I have days where I can fake it very well, when my dear Sabrina can fully come out at work and bring the magic. And then at the end of the day The Black Car is waiting again, and Sabrina has left when she senses that she is no longer needed for work.

The Black Car is a dependable old girl, and she’s always there patiently waiting for the next ride.

Dear Boss, today was different.

I’m just as confused as you are. I know you’re dying to ask how one day I can be the gal with the haunted vacant look, moving robotically in the office, steadily working, but trying to stay hidden from the world. And then, the very next day, I can interrogate someone for an hour and a half, and get a couple of admissions in the process. Trust me, I’m never sure if the magic will show up when I need it. The magic in this case was Sabrina. She’s the calm, cool, collected interrogator that looks like a sweet librarian with her cardigan and pulled up hair, but make no mistake, she is waiting for the target to slip up with his words.

Me? Hell, Sabrina got me into this profession. If it was up to me I would have been a writer in a cave somewhere far away from the populace. Sabrina is handy because she can bring the intensity that’s necessary for this job. She can write, analyze and look for patterns. Oh, yes, and she can argue. But, she’s no diplomat. You would never want to send her to the U.N. That’s where we get into trouble, along with the fact that she has a temper.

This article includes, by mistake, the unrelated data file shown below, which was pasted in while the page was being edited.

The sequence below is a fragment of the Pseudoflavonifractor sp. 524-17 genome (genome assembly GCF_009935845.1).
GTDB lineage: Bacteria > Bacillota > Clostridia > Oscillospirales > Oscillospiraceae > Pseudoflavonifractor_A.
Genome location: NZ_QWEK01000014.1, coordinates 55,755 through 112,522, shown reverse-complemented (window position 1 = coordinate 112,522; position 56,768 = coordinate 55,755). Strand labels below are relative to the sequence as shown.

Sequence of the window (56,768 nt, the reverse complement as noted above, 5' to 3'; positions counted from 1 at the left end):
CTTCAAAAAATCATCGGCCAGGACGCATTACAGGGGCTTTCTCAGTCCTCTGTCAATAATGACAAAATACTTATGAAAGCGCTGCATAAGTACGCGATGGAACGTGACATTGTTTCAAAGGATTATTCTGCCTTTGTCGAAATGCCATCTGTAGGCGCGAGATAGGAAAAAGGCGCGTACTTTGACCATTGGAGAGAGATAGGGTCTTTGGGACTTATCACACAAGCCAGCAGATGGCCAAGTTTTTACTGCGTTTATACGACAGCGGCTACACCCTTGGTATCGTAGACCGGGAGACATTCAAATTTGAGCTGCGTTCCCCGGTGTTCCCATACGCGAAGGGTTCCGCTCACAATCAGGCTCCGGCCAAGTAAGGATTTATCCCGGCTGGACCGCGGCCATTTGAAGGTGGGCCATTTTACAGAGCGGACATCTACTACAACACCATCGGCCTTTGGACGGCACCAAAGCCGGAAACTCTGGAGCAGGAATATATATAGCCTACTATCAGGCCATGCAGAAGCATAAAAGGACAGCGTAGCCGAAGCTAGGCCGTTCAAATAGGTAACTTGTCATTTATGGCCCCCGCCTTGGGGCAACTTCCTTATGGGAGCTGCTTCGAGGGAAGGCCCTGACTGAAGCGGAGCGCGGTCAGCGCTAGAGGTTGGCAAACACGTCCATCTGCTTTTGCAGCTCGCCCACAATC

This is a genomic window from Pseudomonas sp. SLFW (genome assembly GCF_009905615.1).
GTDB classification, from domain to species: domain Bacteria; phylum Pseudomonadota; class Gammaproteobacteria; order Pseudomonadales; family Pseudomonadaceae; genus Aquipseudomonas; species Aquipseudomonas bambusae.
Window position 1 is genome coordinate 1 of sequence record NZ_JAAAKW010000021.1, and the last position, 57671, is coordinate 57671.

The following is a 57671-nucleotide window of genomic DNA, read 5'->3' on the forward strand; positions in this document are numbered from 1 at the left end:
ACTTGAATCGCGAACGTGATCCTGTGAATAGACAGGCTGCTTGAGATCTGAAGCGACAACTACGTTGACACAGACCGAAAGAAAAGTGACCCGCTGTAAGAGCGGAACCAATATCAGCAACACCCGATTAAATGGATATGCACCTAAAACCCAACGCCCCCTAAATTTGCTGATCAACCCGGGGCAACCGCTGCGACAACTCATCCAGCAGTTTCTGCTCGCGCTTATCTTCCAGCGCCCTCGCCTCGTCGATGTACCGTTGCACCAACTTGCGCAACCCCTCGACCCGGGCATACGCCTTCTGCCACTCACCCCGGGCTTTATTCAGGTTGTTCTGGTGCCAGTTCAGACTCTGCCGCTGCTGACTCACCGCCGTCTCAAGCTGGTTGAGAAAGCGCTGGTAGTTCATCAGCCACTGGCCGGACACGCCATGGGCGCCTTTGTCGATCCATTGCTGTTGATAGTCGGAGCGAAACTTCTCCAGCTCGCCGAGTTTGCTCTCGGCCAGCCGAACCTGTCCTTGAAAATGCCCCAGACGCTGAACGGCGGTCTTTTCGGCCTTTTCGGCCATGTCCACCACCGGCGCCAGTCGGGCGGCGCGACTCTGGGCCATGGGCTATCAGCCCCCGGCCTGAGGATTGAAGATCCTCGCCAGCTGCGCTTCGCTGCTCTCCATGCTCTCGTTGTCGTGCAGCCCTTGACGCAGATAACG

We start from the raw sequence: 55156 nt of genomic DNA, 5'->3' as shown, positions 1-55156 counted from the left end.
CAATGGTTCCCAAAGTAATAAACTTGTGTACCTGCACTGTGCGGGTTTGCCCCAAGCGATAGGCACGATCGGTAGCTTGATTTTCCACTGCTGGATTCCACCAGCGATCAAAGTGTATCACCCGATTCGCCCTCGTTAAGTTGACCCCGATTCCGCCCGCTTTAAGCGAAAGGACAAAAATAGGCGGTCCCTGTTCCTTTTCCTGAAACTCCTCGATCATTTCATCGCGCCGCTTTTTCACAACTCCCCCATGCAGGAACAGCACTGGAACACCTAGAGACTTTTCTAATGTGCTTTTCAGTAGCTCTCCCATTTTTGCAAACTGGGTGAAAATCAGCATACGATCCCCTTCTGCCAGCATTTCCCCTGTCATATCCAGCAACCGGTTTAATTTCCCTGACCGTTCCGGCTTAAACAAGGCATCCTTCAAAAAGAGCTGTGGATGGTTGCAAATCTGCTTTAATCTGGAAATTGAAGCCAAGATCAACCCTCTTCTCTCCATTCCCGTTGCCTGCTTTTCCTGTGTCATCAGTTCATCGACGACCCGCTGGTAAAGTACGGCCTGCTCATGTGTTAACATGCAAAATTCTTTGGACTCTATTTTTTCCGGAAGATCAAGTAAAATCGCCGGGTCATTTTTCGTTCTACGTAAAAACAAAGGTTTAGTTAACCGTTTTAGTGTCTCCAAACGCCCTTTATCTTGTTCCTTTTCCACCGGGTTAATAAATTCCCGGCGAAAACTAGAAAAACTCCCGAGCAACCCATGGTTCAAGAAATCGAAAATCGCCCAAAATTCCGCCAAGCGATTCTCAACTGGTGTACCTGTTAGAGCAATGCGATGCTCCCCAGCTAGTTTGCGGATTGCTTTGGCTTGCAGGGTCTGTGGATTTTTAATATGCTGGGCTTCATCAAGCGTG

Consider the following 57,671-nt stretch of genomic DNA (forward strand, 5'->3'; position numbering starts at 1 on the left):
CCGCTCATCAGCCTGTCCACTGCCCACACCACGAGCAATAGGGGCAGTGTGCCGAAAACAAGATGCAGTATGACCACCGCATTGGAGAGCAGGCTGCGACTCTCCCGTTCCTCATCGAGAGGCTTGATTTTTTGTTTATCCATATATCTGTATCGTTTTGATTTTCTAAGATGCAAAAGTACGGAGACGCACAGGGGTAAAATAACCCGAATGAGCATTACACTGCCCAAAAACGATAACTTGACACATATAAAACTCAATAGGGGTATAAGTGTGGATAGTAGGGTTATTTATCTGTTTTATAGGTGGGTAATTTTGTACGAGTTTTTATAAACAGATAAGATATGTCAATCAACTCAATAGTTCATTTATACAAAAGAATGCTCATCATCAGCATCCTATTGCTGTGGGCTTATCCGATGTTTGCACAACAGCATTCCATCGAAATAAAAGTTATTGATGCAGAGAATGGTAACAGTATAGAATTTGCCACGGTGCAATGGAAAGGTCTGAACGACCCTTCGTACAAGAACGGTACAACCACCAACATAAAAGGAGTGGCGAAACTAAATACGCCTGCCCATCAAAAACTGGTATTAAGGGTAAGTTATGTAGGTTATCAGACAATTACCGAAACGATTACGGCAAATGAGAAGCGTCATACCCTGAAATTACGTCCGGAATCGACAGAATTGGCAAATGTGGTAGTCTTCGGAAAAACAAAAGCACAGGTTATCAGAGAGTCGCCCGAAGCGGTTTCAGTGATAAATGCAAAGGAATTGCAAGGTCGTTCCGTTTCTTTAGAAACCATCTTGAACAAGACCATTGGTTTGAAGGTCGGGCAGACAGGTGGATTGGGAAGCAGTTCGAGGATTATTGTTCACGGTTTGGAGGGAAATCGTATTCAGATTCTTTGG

I listened to the audio file of the interrogation after it was over, and it still stuns me to not quite recognize myself when I hear my voice. It’s my voice, and it isn’t. It has a self-confidence I do not normally possess. It excites me and terrifies me to hear such quick thinking, yet have little recollection of it.

Unfortunately, once the interesting part of the job is over for the day, Sabrina disappears as well. I wish that weren’t the case, but I don’t seem to have control over that at the moment. I’m left with a moving carousel of parts, which is why you see confusing and differing parts of me. You see uber confident Sabrina during interrogations; vacant, depressed Belle when triggered; at lunch time, Letty jonesing for a sandwich if we’re running late to eat; and me when there’s a heavy writing assignment that allows me to close the door to my office.

I’m sitting in your office chatting with you when one of the gals pops her head in and says that the number 2 guy in the agency wants to speak with me on the phone. Usually, it is not good news to get a phone call from this guy, especially at my level. I’m not exactly one of the big dogs. You and I exchange terrified looks, and we head to my office together. I answer the phone with my heart in my throat, and I hear, “Beatriz, what did you do? The interrogation must have gone well! Did you Perry Mason him? This is great! Good job! He’s spinning out. You must have really hit a nerve.” I couldn’t find my words for a bit, likely because it wasn’t Sabrina on the phone with him. I looked over at you, and smiled. You could tell that it was okay.